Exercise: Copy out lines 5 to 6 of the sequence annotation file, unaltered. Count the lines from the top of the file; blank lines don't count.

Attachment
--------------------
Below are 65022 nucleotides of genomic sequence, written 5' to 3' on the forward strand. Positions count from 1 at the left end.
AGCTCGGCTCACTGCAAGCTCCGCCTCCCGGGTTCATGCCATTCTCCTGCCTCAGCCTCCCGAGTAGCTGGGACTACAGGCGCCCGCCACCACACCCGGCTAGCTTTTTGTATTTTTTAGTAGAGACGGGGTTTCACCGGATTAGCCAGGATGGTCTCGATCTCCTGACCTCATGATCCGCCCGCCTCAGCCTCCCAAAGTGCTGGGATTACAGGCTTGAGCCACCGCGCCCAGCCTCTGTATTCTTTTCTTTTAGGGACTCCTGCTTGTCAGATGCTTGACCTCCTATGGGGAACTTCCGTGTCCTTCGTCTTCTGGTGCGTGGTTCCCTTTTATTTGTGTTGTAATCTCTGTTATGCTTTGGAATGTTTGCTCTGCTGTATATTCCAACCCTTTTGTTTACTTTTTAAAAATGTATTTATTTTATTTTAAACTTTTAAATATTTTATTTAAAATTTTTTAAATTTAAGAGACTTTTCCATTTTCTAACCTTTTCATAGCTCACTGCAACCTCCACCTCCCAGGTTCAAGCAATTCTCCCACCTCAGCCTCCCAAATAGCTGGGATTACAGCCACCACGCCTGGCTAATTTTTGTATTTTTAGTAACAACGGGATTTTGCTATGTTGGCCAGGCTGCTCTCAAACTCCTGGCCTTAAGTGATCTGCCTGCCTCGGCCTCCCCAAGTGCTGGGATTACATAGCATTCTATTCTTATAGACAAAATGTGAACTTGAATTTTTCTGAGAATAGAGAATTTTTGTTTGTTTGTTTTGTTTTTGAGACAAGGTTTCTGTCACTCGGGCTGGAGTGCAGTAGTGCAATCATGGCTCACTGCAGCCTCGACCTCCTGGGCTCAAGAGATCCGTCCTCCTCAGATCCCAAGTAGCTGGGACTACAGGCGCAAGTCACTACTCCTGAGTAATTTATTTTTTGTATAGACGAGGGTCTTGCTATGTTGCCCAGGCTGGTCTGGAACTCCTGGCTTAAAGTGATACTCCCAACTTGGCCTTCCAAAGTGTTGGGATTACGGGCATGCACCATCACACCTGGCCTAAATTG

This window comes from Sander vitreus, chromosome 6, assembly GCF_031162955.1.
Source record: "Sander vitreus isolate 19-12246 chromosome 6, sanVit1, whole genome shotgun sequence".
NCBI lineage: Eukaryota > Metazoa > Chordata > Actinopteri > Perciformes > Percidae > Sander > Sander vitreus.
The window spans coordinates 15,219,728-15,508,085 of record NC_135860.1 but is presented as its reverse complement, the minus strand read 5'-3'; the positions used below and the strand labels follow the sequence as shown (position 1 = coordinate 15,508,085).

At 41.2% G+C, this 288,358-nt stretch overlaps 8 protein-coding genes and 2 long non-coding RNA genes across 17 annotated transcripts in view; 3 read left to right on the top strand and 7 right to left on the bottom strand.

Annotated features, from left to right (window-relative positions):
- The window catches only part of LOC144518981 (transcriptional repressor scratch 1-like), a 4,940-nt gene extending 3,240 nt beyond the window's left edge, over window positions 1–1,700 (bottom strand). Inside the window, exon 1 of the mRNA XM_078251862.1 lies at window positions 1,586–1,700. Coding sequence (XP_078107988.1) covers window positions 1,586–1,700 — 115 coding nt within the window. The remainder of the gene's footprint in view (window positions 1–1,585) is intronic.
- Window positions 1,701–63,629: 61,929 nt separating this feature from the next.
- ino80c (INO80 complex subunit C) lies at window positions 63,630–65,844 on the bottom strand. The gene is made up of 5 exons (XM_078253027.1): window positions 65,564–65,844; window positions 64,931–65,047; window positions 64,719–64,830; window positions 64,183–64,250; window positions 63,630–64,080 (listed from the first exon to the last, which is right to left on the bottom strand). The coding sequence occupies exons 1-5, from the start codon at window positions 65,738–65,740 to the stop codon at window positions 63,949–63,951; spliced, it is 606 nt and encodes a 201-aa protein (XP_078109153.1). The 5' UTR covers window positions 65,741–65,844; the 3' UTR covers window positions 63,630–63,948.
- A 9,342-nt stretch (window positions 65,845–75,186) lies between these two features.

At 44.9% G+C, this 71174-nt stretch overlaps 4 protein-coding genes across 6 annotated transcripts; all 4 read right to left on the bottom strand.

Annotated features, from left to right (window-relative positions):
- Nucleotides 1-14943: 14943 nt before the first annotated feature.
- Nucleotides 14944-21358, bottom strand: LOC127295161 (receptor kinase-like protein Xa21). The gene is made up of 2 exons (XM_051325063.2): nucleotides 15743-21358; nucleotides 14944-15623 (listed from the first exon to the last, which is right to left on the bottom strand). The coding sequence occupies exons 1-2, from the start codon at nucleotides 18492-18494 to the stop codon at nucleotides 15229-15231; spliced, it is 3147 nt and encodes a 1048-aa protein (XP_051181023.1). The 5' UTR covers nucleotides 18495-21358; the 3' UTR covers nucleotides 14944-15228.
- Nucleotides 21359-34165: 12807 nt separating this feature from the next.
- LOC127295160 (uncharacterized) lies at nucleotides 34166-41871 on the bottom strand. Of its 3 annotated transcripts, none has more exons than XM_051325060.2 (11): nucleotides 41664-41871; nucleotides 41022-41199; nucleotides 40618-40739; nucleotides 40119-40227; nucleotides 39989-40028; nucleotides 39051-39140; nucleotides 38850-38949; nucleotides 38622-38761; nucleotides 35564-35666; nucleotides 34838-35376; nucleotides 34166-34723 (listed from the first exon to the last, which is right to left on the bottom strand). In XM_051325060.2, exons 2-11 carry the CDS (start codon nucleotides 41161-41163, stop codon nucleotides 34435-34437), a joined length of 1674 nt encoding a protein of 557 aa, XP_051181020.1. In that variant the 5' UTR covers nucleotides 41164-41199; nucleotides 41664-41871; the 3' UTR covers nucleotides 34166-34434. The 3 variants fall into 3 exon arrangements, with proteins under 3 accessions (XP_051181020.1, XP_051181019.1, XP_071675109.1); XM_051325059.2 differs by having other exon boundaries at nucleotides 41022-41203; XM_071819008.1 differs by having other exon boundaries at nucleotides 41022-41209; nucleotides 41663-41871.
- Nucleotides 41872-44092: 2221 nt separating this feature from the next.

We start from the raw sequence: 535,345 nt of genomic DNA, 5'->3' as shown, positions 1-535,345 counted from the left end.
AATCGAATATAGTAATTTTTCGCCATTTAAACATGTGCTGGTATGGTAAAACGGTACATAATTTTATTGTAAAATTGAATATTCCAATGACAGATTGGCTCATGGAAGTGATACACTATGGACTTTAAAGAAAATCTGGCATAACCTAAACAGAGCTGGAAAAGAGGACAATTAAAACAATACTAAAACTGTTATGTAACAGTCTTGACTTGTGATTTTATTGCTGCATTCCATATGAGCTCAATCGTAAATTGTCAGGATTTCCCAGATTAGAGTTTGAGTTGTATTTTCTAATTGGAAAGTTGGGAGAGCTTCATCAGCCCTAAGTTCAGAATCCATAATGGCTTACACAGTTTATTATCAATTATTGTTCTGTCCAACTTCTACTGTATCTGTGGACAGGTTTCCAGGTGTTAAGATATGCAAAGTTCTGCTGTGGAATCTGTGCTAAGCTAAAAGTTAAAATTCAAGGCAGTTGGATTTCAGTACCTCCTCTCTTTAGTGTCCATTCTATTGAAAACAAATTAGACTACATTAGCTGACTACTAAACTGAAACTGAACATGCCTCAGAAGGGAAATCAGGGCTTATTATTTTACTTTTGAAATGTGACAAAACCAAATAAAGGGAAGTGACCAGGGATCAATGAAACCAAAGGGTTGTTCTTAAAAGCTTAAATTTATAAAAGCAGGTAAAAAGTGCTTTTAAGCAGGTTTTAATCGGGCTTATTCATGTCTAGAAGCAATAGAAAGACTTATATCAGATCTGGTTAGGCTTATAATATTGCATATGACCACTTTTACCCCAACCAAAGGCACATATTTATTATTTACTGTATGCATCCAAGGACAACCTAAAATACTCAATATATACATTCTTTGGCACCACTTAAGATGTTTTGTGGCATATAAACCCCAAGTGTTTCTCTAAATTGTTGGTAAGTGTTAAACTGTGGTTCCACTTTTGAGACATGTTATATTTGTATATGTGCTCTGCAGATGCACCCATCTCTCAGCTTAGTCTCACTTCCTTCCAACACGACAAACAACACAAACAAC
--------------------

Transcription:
NCBI lineage: Eukaryota > Metazoa > Chordata > Actinopteri > Perciformes > Percidae > Sander > Sander vitreus.
The window spans coordinates 15,219,728-15,508,085 of record NC_135860.1 but is presented as its reverse complement, the minus strand read 5'-3'; the positions used below and the strand labels follow the sequence as shown (position 1 = coordinate 15,508,085).